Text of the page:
Censorship is a hotly contested issue and one with a long history of misuse and authoritarian control, but does it still have a place in a 21st century society? Izzy Swanson and Natasha Phillips debate the need for censorship in music.
Izzy: against censorship
A quarter of the current top 40 singles on the official UK music chart contain explicit language. As a result, these songs are censored when played on the radio. According to Ofcom, the government-approved regulatory body for broadcasting, the reason for this censorship is to ensure that “under-eighteens are protected” from being exposed to “offensive and harmful material”. While the majority of listeners would argue that skipping out or replacing swear words is warranted on the radio, in a wider context, music censorship can be a much more serious issue.
In Tanzania last March, rapper Ney wa Mitego was held in police custody for two days after he released a song criticising the government. In this instance, he was released without charge. However, in the past, Tanzanian president John Magufuli has been known to send people who have criticised him on social media to prison, which does not suggest that he is accepting of adverse opinions. This is not an isolated case; Venezuelan singer Oscarcito received death threats from an MP while Spanish rapper Valtonyc is serving a three-year sentence for insulting the King Felipe VI of Spain in one of his songs. This brings into question the extent of freedom of speech in this industry. Surely, if anyone is allowed to dictate what you can and cannot say, it breaches the democratic human right to “seek, receive and impart information and ideas of all kinds, by any means”.
According to the band Rage Against the Machine, whose songs have relayed sentiments against government oppression, war and cultural imperialism, “music has the power to cross borders… and to establish real dialogue”. Although we live in an age where everything is accessible to us online, which makes it harder to block or ban people from listening to controversial songs, the idea that present governments or corporations are attempting to deter people from speaking their individual opinions simply because it disagrees with their own is extremely worrying. Even though there are plenty of songs out there which are problematic and controversial in their lyrical content, surely censoring, in any form, turns music from being a limitless and unrestrained medium into a restrictive political tool.
Natasha: for censorship
Music is, and always has been, a medium for ideological expression. It is the ultimate outlet for marginalised voices – a notable contribution coming from the Black Lives Matter movement which has become well-established in mainstream hip hop. But just as progressive social, political and cultural messages can reach a wider audience through the many and varied means of music distribution, so too can those messages promoting intolerance and inciting hatred. It is not uncommon to see music glorifying violence, drug use and criminal behaviour. It is rife, not only in the deepest crevices of the underground music scene, but on the stereos and portable audio devices of the masses.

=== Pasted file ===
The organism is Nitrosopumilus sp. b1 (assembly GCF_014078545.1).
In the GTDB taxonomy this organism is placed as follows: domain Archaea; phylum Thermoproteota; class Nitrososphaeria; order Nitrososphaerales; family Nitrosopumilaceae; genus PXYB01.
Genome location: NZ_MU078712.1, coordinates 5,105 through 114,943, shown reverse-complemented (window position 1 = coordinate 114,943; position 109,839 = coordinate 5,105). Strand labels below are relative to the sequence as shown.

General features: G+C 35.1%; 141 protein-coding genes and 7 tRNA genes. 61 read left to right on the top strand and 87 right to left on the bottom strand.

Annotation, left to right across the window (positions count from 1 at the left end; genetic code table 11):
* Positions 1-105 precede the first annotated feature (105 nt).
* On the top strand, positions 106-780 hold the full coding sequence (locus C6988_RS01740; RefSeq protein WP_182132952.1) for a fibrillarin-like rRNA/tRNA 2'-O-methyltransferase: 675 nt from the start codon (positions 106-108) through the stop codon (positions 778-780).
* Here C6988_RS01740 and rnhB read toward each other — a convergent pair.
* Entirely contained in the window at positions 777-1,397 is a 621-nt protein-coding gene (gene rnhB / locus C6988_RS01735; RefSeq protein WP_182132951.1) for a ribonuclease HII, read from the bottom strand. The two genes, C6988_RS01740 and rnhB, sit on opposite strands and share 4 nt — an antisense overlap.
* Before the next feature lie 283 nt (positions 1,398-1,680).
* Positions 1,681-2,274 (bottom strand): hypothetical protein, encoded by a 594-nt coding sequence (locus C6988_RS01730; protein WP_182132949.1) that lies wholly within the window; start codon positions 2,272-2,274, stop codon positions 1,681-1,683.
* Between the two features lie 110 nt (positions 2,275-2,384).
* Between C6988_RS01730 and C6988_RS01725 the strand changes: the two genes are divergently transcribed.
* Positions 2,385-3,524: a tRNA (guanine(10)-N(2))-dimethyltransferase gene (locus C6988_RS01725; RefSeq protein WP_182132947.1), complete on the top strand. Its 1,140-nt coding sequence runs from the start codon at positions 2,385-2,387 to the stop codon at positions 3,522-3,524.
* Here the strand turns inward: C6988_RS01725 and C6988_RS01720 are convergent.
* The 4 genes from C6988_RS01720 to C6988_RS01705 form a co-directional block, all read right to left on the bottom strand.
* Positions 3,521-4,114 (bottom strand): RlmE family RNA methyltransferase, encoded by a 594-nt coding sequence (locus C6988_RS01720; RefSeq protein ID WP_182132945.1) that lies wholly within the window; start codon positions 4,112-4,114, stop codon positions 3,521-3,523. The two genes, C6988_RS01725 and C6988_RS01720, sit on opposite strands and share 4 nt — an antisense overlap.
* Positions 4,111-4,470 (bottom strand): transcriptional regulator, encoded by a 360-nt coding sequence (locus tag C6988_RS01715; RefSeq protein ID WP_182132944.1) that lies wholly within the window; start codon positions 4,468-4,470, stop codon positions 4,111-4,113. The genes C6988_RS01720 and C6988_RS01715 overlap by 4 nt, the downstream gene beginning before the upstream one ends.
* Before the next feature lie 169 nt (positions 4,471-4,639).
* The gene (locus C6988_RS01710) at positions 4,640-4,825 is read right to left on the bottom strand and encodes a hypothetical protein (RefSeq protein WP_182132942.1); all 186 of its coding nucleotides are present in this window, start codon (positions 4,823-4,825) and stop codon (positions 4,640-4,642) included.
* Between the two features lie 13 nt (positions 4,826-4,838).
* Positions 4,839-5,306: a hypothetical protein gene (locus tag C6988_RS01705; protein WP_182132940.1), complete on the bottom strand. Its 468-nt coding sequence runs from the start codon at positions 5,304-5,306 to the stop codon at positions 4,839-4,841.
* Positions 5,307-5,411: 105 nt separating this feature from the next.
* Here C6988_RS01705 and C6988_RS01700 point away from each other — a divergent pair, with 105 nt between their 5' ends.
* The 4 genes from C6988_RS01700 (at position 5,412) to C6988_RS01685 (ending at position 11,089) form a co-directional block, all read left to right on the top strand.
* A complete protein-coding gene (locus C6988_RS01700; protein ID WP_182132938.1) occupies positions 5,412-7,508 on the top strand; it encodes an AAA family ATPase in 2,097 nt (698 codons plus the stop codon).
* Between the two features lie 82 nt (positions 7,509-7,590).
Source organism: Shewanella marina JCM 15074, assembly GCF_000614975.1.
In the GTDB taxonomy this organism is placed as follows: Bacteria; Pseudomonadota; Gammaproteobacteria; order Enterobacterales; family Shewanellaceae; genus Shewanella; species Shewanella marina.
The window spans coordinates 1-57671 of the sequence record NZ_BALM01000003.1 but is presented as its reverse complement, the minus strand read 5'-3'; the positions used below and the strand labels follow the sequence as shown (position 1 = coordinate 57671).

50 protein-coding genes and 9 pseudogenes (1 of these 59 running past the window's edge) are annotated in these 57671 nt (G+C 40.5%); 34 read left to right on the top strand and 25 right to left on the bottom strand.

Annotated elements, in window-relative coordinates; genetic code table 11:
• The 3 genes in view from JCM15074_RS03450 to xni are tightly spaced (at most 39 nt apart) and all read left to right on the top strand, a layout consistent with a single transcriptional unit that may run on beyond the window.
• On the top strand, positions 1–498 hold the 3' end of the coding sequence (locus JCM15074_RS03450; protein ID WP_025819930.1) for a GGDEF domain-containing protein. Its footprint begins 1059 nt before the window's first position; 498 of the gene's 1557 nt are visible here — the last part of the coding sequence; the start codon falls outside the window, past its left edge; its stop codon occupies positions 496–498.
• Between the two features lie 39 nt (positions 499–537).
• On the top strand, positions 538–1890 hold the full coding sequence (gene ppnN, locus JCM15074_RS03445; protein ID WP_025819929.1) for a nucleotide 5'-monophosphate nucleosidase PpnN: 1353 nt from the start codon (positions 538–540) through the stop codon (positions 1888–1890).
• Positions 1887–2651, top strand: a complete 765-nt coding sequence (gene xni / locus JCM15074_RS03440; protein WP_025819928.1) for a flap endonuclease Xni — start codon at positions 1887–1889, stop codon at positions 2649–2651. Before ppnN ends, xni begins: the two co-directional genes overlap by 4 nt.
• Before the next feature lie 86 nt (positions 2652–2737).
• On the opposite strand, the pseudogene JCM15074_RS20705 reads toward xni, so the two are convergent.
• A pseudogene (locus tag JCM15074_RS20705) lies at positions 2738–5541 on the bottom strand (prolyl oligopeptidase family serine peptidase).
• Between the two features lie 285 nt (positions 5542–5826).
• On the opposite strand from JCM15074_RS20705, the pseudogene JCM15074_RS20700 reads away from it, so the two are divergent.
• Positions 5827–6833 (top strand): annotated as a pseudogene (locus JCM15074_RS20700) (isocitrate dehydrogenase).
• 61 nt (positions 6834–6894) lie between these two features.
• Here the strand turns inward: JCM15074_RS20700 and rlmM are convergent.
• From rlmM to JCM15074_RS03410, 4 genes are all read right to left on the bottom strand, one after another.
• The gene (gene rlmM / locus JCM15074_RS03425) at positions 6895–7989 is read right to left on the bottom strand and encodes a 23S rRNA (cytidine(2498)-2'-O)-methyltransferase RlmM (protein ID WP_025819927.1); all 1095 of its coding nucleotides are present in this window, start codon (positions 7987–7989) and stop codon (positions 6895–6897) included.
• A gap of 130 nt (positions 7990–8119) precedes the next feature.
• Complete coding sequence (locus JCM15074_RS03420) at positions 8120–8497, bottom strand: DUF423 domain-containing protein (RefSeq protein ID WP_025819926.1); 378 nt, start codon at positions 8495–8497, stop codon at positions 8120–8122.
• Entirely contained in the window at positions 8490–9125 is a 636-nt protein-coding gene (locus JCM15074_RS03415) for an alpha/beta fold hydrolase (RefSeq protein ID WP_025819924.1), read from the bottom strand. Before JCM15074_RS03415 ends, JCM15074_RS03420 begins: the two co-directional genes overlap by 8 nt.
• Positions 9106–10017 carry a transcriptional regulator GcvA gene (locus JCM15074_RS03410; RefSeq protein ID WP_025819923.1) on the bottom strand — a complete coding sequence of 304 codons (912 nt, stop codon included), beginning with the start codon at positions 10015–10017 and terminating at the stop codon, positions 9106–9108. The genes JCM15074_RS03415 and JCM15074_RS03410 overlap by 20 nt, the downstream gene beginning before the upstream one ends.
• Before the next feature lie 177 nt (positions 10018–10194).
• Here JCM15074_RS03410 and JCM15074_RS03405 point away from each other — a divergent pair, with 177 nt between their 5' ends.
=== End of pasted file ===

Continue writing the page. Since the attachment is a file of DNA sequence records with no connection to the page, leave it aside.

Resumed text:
Let’s be clear: I am not advocating for a complete crackdown of authorities to regulate the media. But perhaps we should consider the upshot of freedom of expression when lyrics glamorise violent and abusive behaviour. Not only does this content have a detrimental impact on young listeners, it creates a platform whereby harmful ideologies are normalised. Recall the ‘Blurred Lines’ debacle of 2013; under the flimsy exterior of a catchy melody, Robin Thicke talks about preying on women in nightclubs, insisting that he can ‘domesticate’ them – it is an anthem of rape culture and toxic masculinity. And yet, everyone knows this song. Four years later, it still gets airtime on national radio stations and while they might skip the expletive-filled rap interlude, the slimy, lewd lyrics are still blasted across the airwaves without concern for who might hear it. You’ll never hear a swear word in a song played on the radio, but it’s okay to reference sexual abuse? What is really going to cause more harm?
In the age of the internet, anyone can create and share music, without censorship – this is a core tenet of net neutrality. Controlling the distribution of music that incites sexism, racism or homophobia is advantageous for all internet users, but in the interest of a free and open internet, this is often not a possibility. Perhaps then, the responsibility falls upon us – individuals and institutions alike – to prevent engagement with, and distribution of, media which exacerbates the spread of harmful and offensive ideals.